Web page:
If you thought there a chance of the second part of this album starting off a little less dramatic you're gonna be disappointed. Sorry. "Lie" showcases a short conversation between characters voiced by Halsey and rapper Quavo of Migos. Halsey pleads, "All I'm saying is if you don't love me no more then lie," to which Quavo responds, "Got no one to lie to / There's no need to lie no more" in a very modern romeo-esque verse. Short, but banging, track "Walls Could Talk" shows the more toxic sides of the relationship being discussed, as if it weren't bad enough. There's mention of fist fighting in the back of limos and lock picking as Halsey brings the walls to life, stating that they'd most likely say "Shit is crazy right?" Imagine finally being able to talk and that's the first thing you say. Shit is crazy, man.

    In "Bad at Love," Halsey addresses her messy past, showing in one instance how a relationship with a girl ended sooner than it could begin, resulting in a unfortunate the one that got away scenario and, in another instance, showing how two past relationships with men ended in her being called a bitch and her career in music not being supported because of his desire to turn her into a housewife. But of course, Halsey wouldn't just let that slide so easily. "Don't Play" is easily the most badass track on Hopeless Fountain Kingdom, where she makes sure that it's known just how over these boys she is, singing "I'm moving on / I'm getting paid / I'm on my own / I had some space to deal with it" in a drawn out pre-chorus before going off in the chorus itself which includes almost solely the lyric "Motherfucker, don't play with me" accompanied by a wicked instrumental track.

    As for the one that got away, she returns in "Strangers," the thirteenth track on the album featuring Lauren Jauregui of Fifth Harmony. Lauren sings, "She doesn't call me on the phone anymore / She's never listening, she says it's innocent" which seems to be the big red warning signs of impending doom in Halsey's relationships. The two vocalists come together for the chorus as they make the differentiation that that are strangers rather than lovers, combined only by their shared desire "to be touched, to be loved, to feel anything at all." This brings us back to the original theme of Romeo and Juliet, the strangers who fell in love and subsequently died together with four other people dying the process of all of that. Luckily, in this scenario, no one died.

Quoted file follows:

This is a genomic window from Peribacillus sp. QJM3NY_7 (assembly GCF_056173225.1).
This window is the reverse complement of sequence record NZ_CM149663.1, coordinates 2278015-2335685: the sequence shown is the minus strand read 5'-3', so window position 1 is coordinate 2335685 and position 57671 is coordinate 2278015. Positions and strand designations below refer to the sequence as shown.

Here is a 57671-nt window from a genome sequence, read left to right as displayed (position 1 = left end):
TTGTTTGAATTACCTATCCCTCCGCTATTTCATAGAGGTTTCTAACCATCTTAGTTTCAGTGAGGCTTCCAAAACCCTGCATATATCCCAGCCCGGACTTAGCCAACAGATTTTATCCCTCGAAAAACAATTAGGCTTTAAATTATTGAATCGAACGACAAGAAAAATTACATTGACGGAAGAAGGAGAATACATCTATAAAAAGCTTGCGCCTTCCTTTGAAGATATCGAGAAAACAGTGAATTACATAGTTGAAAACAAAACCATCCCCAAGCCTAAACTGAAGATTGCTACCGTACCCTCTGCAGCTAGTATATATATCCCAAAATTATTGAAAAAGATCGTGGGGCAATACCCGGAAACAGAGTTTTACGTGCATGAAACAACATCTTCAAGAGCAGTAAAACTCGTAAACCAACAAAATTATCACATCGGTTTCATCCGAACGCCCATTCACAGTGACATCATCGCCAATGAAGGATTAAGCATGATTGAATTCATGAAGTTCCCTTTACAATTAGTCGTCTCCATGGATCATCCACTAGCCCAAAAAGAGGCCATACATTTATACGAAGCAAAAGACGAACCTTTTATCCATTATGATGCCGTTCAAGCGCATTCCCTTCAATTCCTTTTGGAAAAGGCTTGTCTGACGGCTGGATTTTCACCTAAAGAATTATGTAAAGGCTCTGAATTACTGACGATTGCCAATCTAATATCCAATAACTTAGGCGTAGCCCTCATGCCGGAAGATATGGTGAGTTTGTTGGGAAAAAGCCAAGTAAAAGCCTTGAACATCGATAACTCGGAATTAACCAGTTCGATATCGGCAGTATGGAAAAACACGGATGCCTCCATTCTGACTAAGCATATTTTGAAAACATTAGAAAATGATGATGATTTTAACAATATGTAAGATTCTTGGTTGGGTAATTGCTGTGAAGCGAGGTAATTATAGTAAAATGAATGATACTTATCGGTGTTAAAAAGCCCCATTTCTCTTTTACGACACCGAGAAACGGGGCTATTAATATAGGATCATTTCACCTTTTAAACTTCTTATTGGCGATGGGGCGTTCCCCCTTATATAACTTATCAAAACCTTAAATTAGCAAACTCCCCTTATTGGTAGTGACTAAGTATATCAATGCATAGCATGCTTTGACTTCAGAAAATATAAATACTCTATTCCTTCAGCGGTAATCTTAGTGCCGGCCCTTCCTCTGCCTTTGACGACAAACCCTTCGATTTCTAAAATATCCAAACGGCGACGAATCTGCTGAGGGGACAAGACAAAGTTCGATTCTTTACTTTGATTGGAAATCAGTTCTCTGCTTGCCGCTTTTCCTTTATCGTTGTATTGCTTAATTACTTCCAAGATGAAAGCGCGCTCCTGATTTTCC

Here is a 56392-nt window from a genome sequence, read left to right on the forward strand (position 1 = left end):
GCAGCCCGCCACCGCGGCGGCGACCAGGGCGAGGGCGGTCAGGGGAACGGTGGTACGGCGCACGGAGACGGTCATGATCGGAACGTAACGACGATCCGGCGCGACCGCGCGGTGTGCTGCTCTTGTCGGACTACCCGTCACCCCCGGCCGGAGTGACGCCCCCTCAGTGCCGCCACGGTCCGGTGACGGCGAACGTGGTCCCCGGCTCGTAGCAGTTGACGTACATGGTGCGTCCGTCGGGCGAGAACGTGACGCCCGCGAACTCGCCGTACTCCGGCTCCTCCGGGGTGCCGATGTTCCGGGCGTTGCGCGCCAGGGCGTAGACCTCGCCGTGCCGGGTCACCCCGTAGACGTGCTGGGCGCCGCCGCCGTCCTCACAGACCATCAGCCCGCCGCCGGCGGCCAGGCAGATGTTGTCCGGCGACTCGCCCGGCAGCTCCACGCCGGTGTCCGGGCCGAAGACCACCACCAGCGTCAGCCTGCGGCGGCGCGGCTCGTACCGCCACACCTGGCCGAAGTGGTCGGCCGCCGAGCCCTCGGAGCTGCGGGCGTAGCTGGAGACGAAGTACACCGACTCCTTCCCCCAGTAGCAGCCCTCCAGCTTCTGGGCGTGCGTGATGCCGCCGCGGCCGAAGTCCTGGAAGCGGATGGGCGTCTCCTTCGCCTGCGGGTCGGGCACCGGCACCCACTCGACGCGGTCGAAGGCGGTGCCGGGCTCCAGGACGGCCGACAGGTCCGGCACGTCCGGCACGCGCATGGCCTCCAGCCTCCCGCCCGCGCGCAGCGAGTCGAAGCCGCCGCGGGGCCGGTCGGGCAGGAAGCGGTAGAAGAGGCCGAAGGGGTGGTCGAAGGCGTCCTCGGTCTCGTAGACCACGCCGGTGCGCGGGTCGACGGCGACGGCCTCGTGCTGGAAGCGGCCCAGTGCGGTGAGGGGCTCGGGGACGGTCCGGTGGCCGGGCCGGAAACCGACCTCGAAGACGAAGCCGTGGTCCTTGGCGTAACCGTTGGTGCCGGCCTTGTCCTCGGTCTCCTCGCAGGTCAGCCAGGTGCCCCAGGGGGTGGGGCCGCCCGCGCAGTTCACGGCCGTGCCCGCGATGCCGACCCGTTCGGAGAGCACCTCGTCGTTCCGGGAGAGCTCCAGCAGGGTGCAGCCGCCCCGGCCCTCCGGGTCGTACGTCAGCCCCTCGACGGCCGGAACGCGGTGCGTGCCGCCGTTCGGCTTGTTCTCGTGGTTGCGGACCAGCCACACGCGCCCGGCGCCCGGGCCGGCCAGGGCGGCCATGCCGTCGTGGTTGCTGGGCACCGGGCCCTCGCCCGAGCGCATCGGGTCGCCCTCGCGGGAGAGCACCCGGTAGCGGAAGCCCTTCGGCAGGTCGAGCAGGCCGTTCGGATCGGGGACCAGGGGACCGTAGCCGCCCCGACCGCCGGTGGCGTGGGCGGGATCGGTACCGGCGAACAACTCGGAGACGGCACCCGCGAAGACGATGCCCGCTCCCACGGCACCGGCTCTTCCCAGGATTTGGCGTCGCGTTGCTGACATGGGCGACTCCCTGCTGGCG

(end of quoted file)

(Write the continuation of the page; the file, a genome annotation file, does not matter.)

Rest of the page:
As the album comes to a close, Halsey becomes must more personal on the grounds of mentally feeling rather than romantically. "Angel on Fire" shows a transition from life of the party to the one who cowers away and hides in the corner as Halsey pleas for things to return to the way things were before, when people would ask about her and give her the attention that she cannot ask for herself as it's her "own anxiety that makes the conversation hard." This continues into "Devil in Me" where she recounts being told that she is "too much to handle," leading to her realizing that if she wishes to get her flame back, she has to wake up the devil in her–an act which she has been avoiding completely.

    In the final track on the album, "Hopeless" with an appearance from Cashmere Cat, Halsey returns to the concept of what hopeless is, coming to the conclusion that all she can do is "hope hopeless changes over time." With all being said and done, there are still many holes in the story that probably require extremely deep analysis to fill, but we don't really have time for that, do we? The album's visual trailer as well as the already released "Now or Never" video assists in painting the scene, but I'm not sure if it's enough. When an artist becomes this personal on an album it's oftentimes difficult to share that with others in a way that translates to everyone in an understanding way. I'm looking forward to all of the visual work that is still to come for Hopeless Fountain Kingdom, this is certainly Halsey's most intriguing project yet.